The State of North Dakota hit 1,184,635 b/d oil in September 2014, setting a new record, according to the Department of Mineral Resources’ (DMR) November Director's Cut. That's 50,000 more b/d than August. During the same month, North Dakota also had record monthly gas production (1,403,448 mcf/d), and reported the highest number of producing wells to date (11,741).
But this month, the state's record breaking oil and gas activity is overshadowed by falling crude oil prices. September was a relatively good month for oil at ~93.00 on average for a barrel of West Texas Intermediate (WTI), but prices have dropped nearly ~$20 in the last two months.
According to the DMR's report, released on November 14, 2014, the current rig count is down 15% in the states five most active counties:
- Divide - down 54%
- Dunn - down 29%
- McKenzie - down 4%
- Mountrail - down 24%
- Williams- down 19%
DMR Director Lynn Helms blames the recent drop in the Bakken rig count directly on lower oil prices. The cost of drilling a Bakken well is high - anywhere between $8-million to $9-million. If the price of oil continues to fall, some producers, depending on their location in the play and a host of other factors, will scale back their Bakken drilling programs.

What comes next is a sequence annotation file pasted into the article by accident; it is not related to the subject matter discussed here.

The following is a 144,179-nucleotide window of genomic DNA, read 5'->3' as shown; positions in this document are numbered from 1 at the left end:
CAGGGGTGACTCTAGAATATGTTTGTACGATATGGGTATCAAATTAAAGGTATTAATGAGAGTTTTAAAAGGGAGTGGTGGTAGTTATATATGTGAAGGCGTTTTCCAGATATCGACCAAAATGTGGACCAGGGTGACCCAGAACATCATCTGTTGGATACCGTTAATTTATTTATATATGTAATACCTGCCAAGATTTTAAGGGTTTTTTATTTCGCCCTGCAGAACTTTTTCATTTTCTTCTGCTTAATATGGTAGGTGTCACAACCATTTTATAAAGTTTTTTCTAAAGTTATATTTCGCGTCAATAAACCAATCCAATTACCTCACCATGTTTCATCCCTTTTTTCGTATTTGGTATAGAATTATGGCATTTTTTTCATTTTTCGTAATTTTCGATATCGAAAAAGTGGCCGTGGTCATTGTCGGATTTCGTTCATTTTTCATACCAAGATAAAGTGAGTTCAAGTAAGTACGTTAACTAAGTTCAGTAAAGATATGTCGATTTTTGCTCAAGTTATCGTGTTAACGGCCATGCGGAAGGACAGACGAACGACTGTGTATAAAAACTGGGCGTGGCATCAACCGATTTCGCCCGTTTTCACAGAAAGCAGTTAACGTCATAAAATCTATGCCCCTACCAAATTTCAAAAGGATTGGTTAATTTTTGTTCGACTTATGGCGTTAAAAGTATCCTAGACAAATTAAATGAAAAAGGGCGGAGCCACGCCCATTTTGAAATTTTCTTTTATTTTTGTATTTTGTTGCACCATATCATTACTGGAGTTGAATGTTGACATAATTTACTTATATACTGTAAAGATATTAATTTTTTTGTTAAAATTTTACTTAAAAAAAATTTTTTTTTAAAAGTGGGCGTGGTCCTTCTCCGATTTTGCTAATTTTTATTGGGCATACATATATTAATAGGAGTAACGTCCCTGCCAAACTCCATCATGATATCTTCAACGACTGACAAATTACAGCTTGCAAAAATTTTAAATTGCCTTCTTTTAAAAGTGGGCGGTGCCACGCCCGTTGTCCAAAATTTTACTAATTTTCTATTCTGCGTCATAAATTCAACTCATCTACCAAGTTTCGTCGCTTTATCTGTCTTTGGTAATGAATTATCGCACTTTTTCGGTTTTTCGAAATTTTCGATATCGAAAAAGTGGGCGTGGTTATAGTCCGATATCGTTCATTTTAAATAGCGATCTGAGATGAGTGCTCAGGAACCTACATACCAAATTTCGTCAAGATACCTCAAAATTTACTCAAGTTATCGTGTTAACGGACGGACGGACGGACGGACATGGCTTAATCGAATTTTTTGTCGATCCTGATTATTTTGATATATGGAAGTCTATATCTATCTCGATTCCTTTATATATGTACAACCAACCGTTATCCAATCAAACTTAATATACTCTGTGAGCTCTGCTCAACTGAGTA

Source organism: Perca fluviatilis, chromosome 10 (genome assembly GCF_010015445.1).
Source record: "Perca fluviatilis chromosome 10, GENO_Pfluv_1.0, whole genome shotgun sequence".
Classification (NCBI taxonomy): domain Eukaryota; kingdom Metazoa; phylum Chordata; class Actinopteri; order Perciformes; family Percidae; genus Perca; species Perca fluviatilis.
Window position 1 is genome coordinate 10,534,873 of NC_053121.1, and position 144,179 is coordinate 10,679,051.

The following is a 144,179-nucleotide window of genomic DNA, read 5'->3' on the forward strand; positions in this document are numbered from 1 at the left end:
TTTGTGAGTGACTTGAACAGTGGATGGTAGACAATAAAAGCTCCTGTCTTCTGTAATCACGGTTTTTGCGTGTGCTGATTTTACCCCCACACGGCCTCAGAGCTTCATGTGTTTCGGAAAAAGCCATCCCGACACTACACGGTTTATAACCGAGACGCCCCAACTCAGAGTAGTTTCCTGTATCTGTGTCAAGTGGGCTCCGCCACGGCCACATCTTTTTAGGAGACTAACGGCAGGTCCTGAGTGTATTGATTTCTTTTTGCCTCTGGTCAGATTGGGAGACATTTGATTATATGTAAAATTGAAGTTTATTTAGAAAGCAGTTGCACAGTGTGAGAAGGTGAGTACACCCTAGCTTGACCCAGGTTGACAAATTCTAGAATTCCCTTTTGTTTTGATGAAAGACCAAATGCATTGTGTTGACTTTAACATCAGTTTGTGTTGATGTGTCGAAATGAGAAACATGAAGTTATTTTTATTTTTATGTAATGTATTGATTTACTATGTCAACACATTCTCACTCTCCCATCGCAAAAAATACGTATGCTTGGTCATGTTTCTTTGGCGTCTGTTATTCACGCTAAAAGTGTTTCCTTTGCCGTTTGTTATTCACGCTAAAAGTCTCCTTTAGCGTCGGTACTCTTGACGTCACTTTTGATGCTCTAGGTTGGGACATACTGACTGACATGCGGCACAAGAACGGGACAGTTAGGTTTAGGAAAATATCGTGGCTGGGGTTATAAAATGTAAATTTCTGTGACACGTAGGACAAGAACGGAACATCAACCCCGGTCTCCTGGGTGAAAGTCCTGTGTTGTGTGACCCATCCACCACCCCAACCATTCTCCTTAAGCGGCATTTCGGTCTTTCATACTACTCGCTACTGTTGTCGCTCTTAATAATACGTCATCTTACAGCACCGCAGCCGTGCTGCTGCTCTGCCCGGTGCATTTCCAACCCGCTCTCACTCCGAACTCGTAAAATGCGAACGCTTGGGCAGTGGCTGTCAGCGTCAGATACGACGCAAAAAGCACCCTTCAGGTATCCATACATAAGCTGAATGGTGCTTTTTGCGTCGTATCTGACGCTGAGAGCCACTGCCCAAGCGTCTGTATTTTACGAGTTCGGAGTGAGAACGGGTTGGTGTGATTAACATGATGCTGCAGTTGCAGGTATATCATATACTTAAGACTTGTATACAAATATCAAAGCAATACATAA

Flaring Down in North Dakota Bakken
The natural gas flaring rate dropped from 27% in August to 24% in September. By comparison, the highest flared percent of natural gas was 36% in September of 2011.
New regulations have called for producers to reduce flaring to below 26%, starting with their October production figures. Helms recently pointed out that in addition to lower oil prices, flaring regulations could also impact Bakken development, because producers may face production restrictions if they fail to meet the new standards.
Beginning on June 1st, the North Dakota Industrial Commission (NDIC) began implementing its first in a series of policy changes aimed at reducing flaring in the Bakken.
Read more:NDIC Implements New Bakken Flaring Rule
Seismic Activity Up in North Dakota Bakken, But Leasing is Down
Seismic activity is up with seven surveys active or recording and five permitted. New leasing on the other hand has dropped off sharply. Most leases consist of renewals and top leases in the Bakken - Three Forks area.